R/C Airplane LED Flasher

  
This was designed to flash a pair of LEDs to be mounted on the wing tips of a Parkzone Citabria R/C (remote control) airplane. The unmodified Parkzone Citabria only weights 20 grams (about 0.7 oz), so weight, and therefore the number and size of the electrical components for the flasher are critical. Another major constraint was the range of power supply voltage and current draw. The battery in the Parkzone Citabria varies from 3.7 to 4.2 volts. which rules out circuits such as the Simplest LED Flasher Circuit, which requires a higher voltage. Current draw also needs to be kept low because the battery is tiny. The CMOS AVR controller handles both of these requirements beautifully.
R/C Airplane LED Flasher - schematic

R/C Airplane LED Flasher - img1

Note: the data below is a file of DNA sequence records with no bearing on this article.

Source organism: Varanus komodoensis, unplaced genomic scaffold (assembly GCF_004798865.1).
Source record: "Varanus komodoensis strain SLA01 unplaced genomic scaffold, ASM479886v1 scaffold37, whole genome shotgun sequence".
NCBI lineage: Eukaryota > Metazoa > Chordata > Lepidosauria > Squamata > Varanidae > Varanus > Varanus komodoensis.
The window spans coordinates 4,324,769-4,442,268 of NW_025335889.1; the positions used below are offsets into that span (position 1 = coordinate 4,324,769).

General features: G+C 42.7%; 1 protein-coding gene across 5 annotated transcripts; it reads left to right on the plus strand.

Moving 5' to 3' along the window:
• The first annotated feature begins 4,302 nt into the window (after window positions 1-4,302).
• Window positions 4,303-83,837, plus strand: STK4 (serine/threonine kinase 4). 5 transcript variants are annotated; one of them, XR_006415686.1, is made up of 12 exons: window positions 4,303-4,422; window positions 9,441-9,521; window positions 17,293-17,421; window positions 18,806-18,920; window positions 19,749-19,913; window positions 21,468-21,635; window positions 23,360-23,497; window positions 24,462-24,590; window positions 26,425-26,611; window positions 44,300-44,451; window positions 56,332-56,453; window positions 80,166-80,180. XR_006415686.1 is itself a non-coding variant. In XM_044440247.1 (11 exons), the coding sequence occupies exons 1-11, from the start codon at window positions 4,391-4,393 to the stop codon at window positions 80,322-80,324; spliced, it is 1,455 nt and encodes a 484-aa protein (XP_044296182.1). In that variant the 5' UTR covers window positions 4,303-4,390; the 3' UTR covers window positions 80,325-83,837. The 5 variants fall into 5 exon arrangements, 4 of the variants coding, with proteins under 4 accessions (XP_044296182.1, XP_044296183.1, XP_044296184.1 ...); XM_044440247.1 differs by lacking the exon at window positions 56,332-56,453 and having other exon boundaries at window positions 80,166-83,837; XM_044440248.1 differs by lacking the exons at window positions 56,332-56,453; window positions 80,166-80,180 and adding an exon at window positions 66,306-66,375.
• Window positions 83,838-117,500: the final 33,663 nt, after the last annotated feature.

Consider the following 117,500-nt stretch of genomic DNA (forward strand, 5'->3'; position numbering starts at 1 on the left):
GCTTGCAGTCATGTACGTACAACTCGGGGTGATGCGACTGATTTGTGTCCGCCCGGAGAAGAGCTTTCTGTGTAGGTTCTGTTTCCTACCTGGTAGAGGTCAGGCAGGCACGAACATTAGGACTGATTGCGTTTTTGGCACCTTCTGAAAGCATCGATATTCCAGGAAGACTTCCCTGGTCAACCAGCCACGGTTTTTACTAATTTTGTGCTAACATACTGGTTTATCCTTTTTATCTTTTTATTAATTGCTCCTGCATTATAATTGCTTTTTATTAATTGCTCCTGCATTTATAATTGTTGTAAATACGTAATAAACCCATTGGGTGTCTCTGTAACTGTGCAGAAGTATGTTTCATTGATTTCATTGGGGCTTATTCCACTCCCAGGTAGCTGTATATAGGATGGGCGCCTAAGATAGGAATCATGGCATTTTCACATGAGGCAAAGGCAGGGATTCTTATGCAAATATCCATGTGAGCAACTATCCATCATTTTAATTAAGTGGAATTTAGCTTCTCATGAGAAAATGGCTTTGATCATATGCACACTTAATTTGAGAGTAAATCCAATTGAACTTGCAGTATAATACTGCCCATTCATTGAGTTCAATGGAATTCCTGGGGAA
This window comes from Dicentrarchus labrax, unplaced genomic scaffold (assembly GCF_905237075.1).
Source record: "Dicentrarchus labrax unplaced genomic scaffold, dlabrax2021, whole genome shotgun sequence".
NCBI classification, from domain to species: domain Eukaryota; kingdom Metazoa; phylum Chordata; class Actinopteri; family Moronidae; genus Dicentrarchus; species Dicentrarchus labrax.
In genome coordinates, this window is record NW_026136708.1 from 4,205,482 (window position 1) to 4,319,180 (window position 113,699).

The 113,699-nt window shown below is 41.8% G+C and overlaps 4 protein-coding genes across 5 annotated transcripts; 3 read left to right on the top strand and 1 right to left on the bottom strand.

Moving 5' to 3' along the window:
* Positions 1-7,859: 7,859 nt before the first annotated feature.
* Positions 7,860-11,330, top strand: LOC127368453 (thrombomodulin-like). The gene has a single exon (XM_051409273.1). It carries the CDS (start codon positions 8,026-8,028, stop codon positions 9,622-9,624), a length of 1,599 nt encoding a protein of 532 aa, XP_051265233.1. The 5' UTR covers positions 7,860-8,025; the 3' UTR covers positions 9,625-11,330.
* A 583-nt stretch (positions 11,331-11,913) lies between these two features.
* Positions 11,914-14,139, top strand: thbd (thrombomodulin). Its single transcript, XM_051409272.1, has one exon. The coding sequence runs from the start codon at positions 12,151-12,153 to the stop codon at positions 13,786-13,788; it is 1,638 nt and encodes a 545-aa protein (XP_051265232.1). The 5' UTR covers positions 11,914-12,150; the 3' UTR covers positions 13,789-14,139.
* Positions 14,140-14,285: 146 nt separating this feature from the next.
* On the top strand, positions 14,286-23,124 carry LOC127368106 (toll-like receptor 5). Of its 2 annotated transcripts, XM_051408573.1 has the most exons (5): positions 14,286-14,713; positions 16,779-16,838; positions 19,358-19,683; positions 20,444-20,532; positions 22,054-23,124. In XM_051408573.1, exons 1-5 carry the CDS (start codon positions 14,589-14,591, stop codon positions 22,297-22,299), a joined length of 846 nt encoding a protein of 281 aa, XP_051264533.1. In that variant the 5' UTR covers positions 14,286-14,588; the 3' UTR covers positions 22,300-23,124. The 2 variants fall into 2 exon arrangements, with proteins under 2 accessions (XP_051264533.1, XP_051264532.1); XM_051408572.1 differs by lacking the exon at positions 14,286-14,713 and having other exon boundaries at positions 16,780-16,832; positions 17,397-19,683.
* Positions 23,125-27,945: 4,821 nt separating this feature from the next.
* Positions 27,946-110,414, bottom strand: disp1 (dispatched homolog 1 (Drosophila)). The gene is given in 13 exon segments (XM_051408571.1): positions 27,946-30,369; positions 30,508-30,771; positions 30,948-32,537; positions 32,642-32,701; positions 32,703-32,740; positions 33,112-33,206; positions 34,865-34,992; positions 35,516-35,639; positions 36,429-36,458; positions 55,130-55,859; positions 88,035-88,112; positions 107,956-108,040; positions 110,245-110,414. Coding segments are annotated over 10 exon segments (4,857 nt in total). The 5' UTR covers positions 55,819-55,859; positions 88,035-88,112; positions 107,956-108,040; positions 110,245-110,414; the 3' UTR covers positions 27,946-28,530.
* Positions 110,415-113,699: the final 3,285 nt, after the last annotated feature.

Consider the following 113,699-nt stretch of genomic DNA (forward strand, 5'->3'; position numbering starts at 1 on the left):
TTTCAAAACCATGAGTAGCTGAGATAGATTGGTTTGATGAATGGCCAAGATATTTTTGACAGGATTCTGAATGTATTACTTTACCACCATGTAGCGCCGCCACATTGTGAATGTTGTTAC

I used the AVR ATTINY12 controller from Atmel because I have plenty left over from other projects. With some modification to the code, you can use the ATTINY13, which is also available in both 8 pin DIP and surface mount packages, or nearly any AVR or other small CMOS controller. See firmware discussion below. Here is the pin assignment for the ATTINY12 and ATTINY13. Pin 1 Battery + Pin 2 PORTB3 4 Hz, 50 ms positive pulse Pin 3 PORTB4 10 Hz 50 ms positive pulse (square wave) Pin 4 Battery - Pin 5 PORTB0 4 Hz 100 ms positive pulse Pin 6 PORTB1 2 Hz 50 ms positive pulse Pin 7 PORTB2 4 Hz 100 ms positive pulse Pin 8 Battery + The "heartbeat" of the firmware is a subroutine routine named wait_50ms sets up the 8 bit timer to interrupt the processor, and then puts the processor to sleep. After 50 milliseconds, the processor is awakened by the timer interrupt, the interrupt is cleared, and subroutine returns to the instruction in the main routine after the instruction that called wait_50ms . The main routine merely sets or clears bits on the output pins and then waits for 50 milliseconds, and sets and clears pins as appropriate to reproduce the intended wave forms on the output pins. Since there is only one timing routine, all changes on the output pins take place according to the 50 millisecond granularity of this timing method. It should be noted that...



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